The main factor that makes it difficult to accept the rudely restricted domain of enterprise computer usage is the fact that we’ve been conditioned through long years of continuous tweaks and customizations to accept nothing better than our very own personalised home computer experience. I cannot truthfully express the way I hear my friends from the developer community are locked out of the internet or from using even their usb drives or even installing some work-relevant tools. But the basic thing is at the corporate level, even the tools that you could freely take advantage of at home to accelerate your computer often come to an abrupt halt detecting your operating environment and with or without reason, getting suspicious that you’re violating the “free for home/personal use only” clause. Some software aggressively (and often stupidly) suspect you for that, whereas there are others that’d just easily trust you. I’ve seen some softwares checking if the computer is on a domain (LDAP/AD) which often is a characteristic of large organisation deployments and then denies to work (‘you cheated!”…’no, i was just passing by this domain, i swear’) I’ve seen antivirus software refusing to install on server editions of operating systems whereas we aren’t even thinking of managing clients from it, but just protect the server. So there are softwares that don’t work as ‘free’ly as they do on your home PC and there are people at the workplace who add more restrictions onto that. Although there definitely are systems out there in the corporate environment that put home PC’s to shame. I’ve seen machines of quite senior (in corp level, not age necessarily) members, with 3 media players, WoW trial and more stuff that you in your formal mindset would be compelled to raise an eyebrow at (yeah like The Rock!). I am a different species when it comes to the roles played by different IT professionals. I’m what you call in short as sysad or more correctly an IT administrator. The one who decides your choice of cracked and crap-sponsored software sucks and needs to be removed with a warning to you. Well I wish I could get to be that bad, but I don’t. 🙂 We have the right to choose the software that we wanna use, but we don’t get to exercise that freely. We’ve test setups of different OS’ environments and we get to use a whole ton of softwares in the name of testing for future needs. Believe me, its not always that interesting, when you gotta try all those stuff, which you never ever dream of letting anywhere near 10 ft of your computer. (get that symantec CD away from my computer!!). As administrators, since we’re the only ones that gotta fix up the mess we end up with, the only clause for testing stuff is that each day our machines should be working just as good as on day 1 since complete initial setup. What we term as the ‘production’ setup. And then there are both server machines and our own personal desktops. Former is where we notify our team and test out stuff and latter is where we personally try out new stuff and find solutions to work smart or to solve some issues better. Like trying out different browsers, different cleaners, different mail clients, different never-heard-of-that tools, etc. However even with the freedom of choice, corp environment always often finds us looking for alternatives to ‘free for personal use’ softwares.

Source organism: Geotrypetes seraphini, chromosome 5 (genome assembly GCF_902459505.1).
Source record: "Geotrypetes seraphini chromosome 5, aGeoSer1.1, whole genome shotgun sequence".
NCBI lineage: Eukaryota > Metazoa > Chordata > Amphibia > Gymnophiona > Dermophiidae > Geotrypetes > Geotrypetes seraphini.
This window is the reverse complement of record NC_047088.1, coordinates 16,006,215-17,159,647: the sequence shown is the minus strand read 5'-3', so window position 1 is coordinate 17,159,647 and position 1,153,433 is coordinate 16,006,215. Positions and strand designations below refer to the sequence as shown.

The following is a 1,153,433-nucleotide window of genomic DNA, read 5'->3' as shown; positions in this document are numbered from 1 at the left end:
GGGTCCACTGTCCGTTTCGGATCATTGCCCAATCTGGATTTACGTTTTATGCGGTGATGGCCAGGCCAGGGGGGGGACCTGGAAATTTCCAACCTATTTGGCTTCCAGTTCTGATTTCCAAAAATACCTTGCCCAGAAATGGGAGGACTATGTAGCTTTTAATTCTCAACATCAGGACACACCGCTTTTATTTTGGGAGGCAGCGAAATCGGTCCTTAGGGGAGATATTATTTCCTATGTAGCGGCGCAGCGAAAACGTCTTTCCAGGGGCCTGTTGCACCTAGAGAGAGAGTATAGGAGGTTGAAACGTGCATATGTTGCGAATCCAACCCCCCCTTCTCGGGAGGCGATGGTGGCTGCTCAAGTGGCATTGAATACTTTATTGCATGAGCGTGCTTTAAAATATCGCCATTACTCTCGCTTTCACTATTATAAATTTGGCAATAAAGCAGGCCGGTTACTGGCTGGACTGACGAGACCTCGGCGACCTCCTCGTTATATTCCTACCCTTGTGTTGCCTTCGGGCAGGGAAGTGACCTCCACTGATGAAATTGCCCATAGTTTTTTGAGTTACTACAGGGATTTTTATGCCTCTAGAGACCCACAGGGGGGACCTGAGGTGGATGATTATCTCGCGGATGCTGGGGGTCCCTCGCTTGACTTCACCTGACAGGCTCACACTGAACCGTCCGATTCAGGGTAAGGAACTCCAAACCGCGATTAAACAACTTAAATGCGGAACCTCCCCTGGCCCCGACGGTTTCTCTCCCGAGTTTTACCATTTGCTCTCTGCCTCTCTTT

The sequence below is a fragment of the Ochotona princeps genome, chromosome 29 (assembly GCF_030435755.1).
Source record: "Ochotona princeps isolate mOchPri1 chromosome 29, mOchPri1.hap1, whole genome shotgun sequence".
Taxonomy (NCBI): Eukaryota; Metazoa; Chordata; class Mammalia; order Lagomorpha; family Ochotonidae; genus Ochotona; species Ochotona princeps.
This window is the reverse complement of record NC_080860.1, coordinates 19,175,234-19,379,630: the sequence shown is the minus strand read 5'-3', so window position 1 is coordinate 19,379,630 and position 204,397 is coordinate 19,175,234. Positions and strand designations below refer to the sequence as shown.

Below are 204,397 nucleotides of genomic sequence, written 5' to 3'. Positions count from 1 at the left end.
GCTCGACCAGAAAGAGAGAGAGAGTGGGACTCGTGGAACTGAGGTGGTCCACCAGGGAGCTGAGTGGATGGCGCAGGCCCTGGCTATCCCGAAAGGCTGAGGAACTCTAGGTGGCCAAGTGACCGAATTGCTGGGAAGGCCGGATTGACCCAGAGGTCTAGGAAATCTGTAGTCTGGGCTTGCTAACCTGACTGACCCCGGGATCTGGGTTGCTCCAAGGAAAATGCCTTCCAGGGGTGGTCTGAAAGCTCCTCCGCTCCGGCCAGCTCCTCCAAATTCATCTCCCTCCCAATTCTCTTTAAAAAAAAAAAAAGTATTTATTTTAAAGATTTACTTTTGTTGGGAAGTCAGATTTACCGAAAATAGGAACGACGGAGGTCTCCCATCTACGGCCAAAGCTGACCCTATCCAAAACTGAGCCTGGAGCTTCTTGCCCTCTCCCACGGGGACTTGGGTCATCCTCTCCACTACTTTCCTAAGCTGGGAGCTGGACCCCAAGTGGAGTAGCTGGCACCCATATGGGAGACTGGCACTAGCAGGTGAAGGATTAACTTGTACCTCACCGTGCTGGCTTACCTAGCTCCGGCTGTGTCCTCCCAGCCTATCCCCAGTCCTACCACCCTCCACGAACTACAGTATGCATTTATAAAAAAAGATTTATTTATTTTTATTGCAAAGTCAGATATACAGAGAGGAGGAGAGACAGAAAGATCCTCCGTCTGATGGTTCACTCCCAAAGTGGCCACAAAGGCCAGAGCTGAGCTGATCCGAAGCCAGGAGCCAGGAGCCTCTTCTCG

So what’s the easy way of transitioning between home and corporate computing environments? Software that is affordable and executable in either of the places without any restriction clause. Data that is either portable or available from either of the locations that you use computers in (…and perhaps more). Not softwares that work 100% at home, 50% in educational institutes and 10% in corporate organizations, unless you pay up and have no way out if the vendor closes shop.